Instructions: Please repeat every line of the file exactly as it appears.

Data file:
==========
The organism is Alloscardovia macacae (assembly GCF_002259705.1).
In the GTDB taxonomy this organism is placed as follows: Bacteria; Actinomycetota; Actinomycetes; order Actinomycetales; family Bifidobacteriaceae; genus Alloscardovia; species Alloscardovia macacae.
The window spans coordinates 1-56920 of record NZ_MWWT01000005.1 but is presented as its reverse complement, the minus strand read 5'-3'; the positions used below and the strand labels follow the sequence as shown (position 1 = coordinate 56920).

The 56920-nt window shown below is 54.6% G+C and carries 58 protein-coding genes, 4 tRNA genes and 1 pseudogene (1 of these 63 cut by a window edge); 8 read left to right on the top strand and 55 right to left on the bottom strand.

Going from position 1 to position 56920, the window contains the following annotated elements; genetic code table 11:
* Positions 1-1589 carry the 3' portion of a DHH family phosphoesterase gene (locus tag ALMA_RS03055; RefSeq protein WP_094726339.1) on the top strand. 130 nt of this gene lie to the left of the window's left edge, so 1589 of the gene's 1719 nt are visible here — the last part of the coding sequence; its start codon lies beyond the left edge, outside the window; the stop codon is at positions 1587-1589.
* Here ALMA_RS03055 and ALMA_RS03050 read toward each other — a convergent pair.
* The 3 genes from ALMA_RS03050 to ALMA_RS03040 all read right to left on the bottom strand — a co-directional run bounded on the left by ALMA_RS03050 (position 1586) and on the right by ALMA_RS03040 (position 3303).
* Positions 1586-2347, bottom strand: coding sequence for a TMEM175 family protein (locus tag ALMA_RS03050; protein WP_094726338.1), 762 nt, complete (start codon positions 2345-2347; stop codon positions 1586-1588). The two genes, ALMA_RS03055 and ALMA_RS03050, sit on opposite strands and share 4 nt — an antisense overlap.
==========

The organism is Alloscardovia macacae (assembly GCF_002259705.1).
In the GTDB taxonomy this organism is placed as follows: Bacteria; Actinomycetota; Actinomycetes; order Actinomycetales; family Bifidobacteriaceae; genus Alloscardovia; species Alloscardovia macacae.
The window spans coordinates 1-56920 of record NZ_MWWT01000005.1 but is presented as its reverse complement, the minus strand read 5'-3'; the positions used below and the strand labels follow the sequence as shown (position 1 = coordinate 56920).

The 56920-nt window shown below is 54.6% G+C and carries 58 protein-coding genes, 4 tRNA genes and 1 pseudogene (1 of these 63 cut by a window edge); 8 read left to right on the top strand and 55 right to left on the bottom strand.

Going from position 1 to position 56920, the window contains the following annotated elements; genetic code table 11:
* Positions 1-1589 carry the 3' portion of a DHH family phosphoesterase gene (locus tag ALMA_RS03055; RefSeq protein WP_094726339.1) on the top strand. 130 nt of this gene lie to the left of the window's left edge, so 1589 of the gene's 1719 nt are visible here — the last part of the coding sequence; its start codon lies beyond the left edge, outside the window; the stop codon is at positions 1587-1589.
* Here ALMA_RS03055 and ALMA_RS03050 read toward each other — a convergent pair.
* The 3 genes from ALMA_RS03050 to ALMA_RS03040 all read right to left on the bottom strand — a co-directional run bounded on the left by ALMA_RS03050 (position 1586) and on the right by ALMA_RS03040 (position 3303).
* Positions 1586-2347, bottom strand: coding sequence for a TMEM175 family protein (locus tag ALMA_RS03050; protein WP_094726338.1), 762 nt, complete (start codon positions 2345-2347; stop codon positions 1586-1588). The two genes, ALMA_RS03055 and ALMA_RS03050, sit on opposite strands and share 4 nt — an antisense overlap.